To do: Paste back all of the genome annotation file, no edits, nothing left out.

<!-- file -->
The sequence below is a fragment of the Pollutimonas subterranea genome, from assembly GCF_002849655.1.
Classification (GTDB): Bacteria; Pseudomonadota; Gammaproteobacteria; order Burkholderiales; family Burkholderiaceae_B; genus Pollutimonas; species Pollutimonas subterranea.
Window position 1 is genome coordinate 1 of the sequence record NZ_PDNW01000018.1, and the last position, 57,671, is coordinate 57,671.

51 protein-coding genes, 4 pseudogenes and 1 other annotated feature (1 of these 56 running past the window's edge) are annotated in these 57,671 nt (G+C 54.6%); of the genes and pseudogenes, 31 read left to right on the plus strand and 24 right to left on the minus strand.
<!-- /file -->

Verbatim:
The sequence below is a fragment of the Pollutimonas subterranea genome, from assembly GCF_002849655.1.
Classification (GTDB): Bacteria; Pseudomonadota; Gammaproteobacteria; order Burkholderiales; family Burkholderiaceae_B; genus Pollutimonas; species Pollutimonas subterranea.
Window position 1 is genome coordinate 1 of the sequence record NZ_PDNW01000018.1, and the last position, 57,671, is coordinate 57,671.

51 protein-coding genes, 4 pseudogenes and 1 other annotated feature (1 of these 56 running past the window's edge) are annotated in these 57,671 nt (G+C 54.6%); of the genes and pseudogenes, 31 read left to right on the plus strand and 24 right to left on the minus strand.